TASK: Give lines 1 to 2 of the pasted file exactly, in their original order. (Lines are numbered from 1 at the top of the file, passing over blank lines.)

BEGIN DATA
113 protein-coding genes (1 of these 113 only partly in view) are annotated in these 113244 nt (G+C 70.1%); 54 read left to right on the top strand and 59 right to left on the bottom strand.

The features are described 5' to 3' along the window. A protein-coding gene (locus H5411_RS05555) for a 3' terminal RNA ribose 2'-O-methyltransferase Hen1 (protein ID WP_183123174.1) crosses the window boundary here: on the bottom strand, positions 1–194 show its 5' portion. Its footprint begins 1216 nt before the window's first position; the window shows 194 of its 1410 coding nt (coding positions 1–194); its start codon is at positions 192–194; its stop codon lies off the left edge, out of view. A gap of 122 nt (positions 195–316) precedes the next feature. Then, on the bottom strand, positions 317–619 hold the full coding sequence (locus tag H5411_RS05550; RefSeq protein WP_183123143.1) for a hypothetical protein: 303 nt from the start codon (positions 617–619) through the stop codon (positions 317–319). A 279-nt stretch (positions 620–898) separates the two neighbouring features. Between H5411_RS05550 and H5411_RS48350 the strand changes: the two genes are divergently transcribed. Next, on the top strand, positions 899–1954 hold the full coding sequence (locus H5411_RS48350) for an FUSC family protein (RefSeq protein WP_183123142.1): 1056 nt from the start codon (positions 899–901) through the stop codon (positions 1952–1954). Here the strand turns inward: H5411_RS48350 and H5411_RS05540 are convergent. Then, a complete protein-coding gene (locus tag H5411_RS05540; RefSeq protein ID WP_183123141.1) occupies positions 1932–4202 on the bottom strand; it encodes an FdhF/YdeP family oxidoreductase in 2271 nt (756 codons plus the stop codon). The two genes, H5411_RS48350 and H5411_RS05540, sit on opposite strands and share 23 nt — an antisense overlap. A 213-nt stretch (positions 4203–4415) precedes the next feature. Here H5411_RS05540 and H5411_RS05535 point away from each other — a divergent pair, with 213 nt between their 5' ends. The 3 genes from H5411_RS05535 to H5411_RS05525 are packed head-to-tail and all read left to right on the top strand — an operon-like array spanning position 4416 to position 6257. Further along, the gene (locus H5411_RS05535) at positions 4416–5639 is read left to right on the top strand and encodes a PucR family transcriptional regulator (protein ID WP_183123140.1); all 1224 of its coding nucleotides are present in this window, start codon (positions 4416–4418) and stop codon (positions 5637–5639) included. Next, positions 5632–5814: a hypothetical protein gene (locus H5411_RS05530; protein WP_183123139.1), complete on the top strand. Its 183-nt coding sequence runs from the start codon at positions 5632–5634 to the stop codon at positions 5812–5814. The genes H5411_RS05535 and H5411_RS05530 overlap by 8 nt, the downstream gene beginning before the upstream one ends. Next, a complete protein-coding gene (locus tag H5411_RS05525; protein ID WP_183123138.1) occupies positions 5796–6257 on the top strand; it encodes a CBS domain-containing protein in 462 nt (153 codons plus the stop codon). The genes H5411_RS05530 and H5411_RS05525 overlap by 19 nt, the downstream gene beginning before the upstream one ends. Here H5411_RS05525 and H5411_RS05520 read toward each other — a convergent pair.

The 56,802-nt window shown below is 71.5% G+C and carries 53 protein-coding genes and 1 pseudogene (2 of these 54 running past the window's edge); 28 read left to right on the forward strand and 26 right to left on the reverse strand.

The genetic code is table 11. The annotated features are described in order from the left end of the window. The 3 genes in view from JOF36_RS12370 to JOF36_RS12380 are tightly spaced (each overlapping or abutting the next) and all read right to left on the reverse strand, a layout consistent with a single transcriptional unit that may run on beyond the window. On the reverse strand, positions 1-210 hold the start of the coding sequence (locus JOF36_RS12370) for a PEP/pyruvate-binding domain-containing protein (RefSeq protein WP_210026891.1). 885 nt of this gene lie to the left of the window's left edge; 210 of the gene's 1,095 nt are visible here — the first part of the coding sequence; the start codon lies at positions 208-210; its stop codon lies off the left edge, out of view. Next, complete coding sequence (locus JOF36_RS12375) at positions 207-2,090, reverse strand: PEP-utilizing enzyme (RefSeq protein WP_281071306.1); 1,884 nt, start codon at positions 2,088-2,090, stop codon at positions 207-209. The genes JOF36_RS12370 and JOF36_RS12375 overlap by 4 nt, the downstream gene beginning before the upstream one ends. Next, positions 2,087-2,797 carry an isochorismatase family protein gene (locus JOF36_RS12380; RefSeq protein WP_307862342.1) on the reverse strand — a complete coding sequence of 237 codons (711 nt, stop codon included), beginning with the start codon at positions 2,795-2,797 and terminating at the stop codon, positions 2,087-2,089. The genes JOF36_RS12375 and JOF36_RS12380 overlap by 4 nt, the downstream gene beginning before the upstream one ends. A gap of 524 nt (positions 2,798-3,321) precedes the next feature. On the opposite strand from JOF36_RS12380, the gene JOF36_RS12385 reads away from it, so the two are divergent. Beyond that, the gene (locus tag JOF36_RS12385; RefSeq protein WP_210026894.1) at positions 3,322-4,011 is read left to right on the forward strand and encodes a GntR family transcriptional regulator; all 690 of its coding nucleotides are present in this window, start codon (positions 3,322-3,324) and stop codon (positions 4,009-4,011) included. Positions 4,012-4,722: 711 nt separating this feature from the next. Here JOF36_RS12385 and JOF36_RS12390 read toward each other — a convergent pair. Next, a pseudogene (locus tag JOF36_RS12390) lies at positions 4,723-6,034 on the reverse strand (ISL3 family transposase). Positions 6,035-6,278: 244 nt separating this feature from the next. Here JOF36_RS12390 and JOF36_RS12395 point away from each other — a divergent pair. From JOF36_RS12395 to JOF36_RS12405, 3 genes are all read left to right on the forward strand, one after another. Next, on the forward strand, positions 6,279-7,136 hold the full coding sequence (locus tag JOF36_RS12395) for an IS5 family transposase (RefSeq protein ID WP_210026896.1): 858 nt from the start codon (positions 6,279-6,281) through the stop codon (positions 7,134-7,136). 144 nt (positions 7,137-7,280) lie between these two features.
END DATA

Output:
113 protein-coding genes (1 of these 113 only partly in view) are annotated in these 113244 nt (G+C 70.1%); 54 read left to right on the top strand and 59 right to left on the bottom strand.

The features are described 5' to 3' along the window. A protein-coding gene (locus H5411_RS05555) for a 3' terminal RNA ribose 2'-O-methyltransferase Hen1 (protein ID WP_183123174.1) crosses the window boundary here: on the bottom strand, positions 1–194 show its 5' portion. Its footprint begins 1216 nt before the window's first position; the window shows 194 of its 1410 coding nt (coding positions 1–194); its start codon is at positions 192–194; its stop codon lies off the left edge, out of view. A gap of 122 nt (positions 195–316) precedes the next feature. Then, on the bottom strand, positions 317–619 hold the full coding sequence (locus tag H5411_RS05550; RefSeq protein WP_183123143.1) for a hypothetical protein: 303 nt from the start codon (positions 617–619) through the stop codon (positions 317–319). A 279-nt stretch (positions 620–898) separates the two neighbouring features. Between H5411_RS05550 and H5411_RS48350 the strand changes: the two genes are divergently transcribed. Next, on the top strand, positions 899–1954 hold the full coding sequence (locus H5411_RS48350) for an FUSC family protein (RefSeq protein WP_183123142.1): 1056 nt from the start codon (positions 899–901) through the stop codon (positions 1952–1954). Here the strand turns inward: H5411_RS48350 and H5411_RS05540 are convergent. Then, a complete protein-coding gene (locus tag H5411_RS05540; RefSeq protein ID WP_183123141.1) occupies positions 1932–4202 on the bottom strand; it encodes an FdhF/YdeP family oxidoreductase in 2271 nt (756 codons plus the stop codon). The two genes, H5411_RS48350 and H5411_RS05540, sit on opposite strands and share 23 nt — an antisense overlap. A 213-nt stretch (positions 4203–4415) precedes the next feature. Here H5411_RS05540 and H5411_RS05535 point away from each other — a divergent pair, with 213 nt between their 5' ends. The 3 genes from H5411_RS05535 to H5411_RS05525 are packed head-to-tail and all read left to right on the top strand — an operon-like array spanning position 4416 to position 6257. Further along, the gene (locus H5411_RS05535) at positions 4416–5639 is read left to right on the top strand and encodes a PucR family transcriptional regulator (protein ID WP_183123140.1); all 1224 of its coding nucleotides are present in this window, start codon (positions 4416–4418) and stop codon (positions 5637–5639) included. Next, positions 5632–5814: a hypothetical protein gene (locus H5411_RS05530; protein WP_183123139.1), complete on the top strand. Its 183-nt coding sequence runs from the start codon at positions 5632–5634 to the stop codon at positions 5812–5814. The genes H5411_RS05535 and H5411_RS05530 overlap by 8 nt, the downstream gene beginning before the upstream one ends. Next, a complete protein-coding gene (locus tag H5411_RS05525; protein ID WP_183123138.1) occupies positions 5796–6257 on the top strand; it encodes a CBS domain-containing protein in 462 nt (153 codons plus the stop codon). The genes H5411_RS05530 and H5411_RS05525 overlap by 19 nt, the downstream gene beginning before the upstream one ends. Here H5411_RS05525 and H5411_RS05520 read toward each other — a convergent pair.